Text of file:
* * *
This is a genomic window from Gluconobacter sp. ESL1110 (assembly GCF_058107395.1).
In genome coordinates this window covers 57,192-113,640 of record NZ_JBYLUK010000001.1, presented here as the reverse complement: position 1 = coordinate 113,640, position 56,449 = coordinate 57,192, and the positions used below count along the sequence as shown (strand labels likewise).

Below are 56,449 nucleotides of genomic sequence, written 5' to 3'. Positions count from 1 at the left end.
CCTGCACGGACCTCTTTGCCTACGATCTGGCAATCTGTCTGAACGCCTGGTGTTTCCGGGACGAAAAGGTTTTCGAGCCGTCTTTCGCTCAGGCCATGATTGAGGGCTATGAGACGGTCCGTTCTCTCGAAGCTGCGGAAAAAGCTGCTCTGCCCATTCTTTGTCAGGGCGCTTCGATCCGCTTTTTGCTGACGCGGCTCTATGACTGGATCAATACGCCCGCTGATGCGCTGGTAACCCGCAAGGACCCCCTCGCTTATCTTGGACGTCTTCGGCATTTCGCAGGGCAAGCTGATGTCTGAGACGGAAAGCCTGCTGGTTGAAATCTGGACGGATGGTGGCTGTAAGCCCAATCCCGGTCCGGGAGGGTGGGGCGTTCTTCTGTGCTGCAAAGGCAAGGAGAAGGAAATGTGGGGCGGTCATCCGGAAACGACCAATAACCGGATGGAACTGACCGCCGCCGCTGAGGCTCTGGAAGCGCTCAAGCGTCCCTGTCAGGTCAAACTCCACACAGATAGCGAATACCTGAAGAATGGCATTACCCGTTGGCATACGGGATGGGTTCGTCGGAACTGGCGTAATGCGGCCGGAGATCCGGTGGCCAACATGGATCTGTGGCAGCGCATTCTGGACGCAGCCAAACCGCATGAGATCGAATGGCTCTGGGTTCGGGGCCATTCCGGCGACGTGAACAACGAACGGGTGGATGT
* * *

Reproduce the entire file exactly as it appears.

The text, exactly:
This is a genomic window from Gluconobacter sp. ESL1110 (assembly GCF_058107395.1).
In genome coordinates this window covers 57,192-113,640 of record NZ_JBYLUK010000001.1, presented here as the reverse complement: position 1 = coordinate 113,640, position 56,449 = coordinate 57,192, and the positions used below count along the sequence as shown (strand labels likewise).

Below are 56,449 nucleotides of genomic sequence, written 5' to 3'. Positions count from 1 at the left end.
CCTGCACGGACCTCTTTGCCTACGATCTGGCAATCTGTCTGAACGCCTGGTGTTTCCGGGACGAAAAGGTTTTCGAGCCGTCTTTCGCTCAGGCCATGATTGAGGGCTATGAGACGGTCCGTTCTCTCGAAGCTGCGGAAAAAGCTGCTCTGCCCATTCTTTGTCAGGGCGCTTCGATCCGCTTTTTGCTGACGCGGCTCTATGACTGGATCAATACGCCCGCTGATGCGCTGGTAACCCGCAAGGACCCCCTCGCTTATCTTGGACGTCTTCGGCATTTCGCAGGGCAAGCTGATGTCTGAGACGGAAAGCCTGCTGGTTGAAATCTGGACGGATGGTGGCTGTAAGCCCAATCCCGGTCCGGGAGGGTGGGGCGTTCTTCTGTGCTGCAAAGGCAAGGAGAAGGAAATGTGGGGCGGTCATCCGGAAACGACCAATAACCGGATGGAACTGACCGCCGCCGCTGAGGCTCTGGAAGCGCTCAAGCGTCCCTGTCAGGTCAAACTCCACACAGATAGCGAATACCTGAAGAATGGCATTACCCGTTGGCATACGGGATGGGTTCGTCGGAACTGGCGTAATGCGGCCGGAGATCCGGTGGCCAACATGGATCTGTGGCAGCGCATTCTGGACGCAGCCAAACCGCATGAGATCGAATGGCTCTGGGTTCGGGGCCATTCCGGCGACGTGAACAACGAACGGGTGGATGT